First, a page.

Sunday, October 19, 2008

More Compendium history (part 6): Creativity Takes Center Stage

This is part 6 in a series

As we were puzzling about this paradox of having a powerful, successful, flexible technique that we could not convince many others to take on for themselves, a further major influence came into the picture. In 1998 and 1999 we began several collaborations with outside groups. 

One of these was with the New Lenses on Learning research group at the Center for Creative Leadership (CCL), connected by one of our executive internal clients who also served on an advisory board at CCL. This group, particularly our primary contacts Chuck Palus and David Horth, shared a similar interest in “putting something in the middle,” using image-rich visual artifacts in group dialogues to foster creative thinking and exploration of complex challenges.

Their use of manual and paper techniques and ours of software-based issue maps seemed more complementary than opposed, and we began looking at ways to combine our approaches. An early development was adding the capability to display digital photos and images to Compendium, so that the evocative images in CCL’s Visual Explorer toolkit (then existing only on paper) could be loaded into our software and manipulated, adding to the discussion, model, rationale, and issue maps we were already working with. We experimented with different ways to use our combined approaches in the experiential workshops that CCL conducted in different organizations.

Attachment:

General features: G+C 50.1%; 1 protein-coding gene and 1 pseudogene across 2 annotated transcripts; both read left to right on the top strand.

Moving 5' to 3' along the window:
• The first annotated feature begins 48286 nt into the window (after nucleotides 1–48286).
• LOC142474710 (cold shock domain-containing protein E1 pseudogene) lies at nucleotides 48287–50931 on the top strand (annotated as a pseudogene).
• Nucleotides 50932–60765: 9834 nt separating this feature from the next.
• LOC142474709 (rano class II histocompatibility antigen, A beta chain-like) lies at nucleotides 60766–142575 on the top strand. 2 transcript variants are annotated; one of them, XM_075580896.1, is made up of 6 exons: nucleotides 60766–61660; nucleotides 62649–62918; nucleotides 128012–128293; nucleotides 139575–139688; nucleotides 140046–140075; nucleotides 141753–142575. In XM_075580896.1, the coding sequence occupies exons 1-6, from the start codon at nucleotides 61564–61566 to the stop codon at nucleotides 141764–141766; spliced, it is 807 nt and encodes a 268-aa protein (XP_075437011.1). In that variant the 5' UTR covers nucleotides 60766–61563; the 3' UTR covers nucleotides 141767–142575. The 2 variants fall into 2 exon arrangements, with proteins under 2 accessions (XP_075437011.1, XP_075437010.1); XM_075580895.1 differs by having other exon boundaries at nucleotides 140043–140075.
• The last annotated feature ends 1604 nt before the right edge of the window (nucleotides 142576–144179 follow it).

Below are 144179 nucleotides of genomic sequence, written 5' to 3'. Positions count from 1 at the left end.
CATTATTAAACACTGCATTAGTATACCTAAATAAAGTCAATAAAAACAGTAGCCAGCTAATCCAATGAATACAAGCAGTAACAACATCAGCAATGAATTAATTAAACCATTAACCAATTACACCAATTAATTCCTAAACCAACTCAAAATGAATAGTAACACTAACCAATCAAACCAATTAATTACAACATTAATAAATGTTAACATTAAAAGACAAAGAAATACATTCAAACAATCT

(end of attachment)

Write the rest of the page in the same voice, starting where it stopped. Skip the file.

The other chief collaboration that began at that time was with Simon Buckingham Shum of the Knowledge Media Institute at the Open University in the UK. Simon’s long background and deep research interest in IBIS, QOC, and related tools and approaches led to a highly generative research collaboration, both exploring the approaches we had developed to date and expanding them in new directions. 

Taken together, the KMi and CCL collaborations held out the promise of integrating creative exploration, issue mapping, model-based design, rationale capture, and meeting facilitation together in one tool. We generated many research papers and formed collaborations that continue to this day. The potential seemed (and still seems) enormous.

Next: Difficulties in Diffusing the Practices

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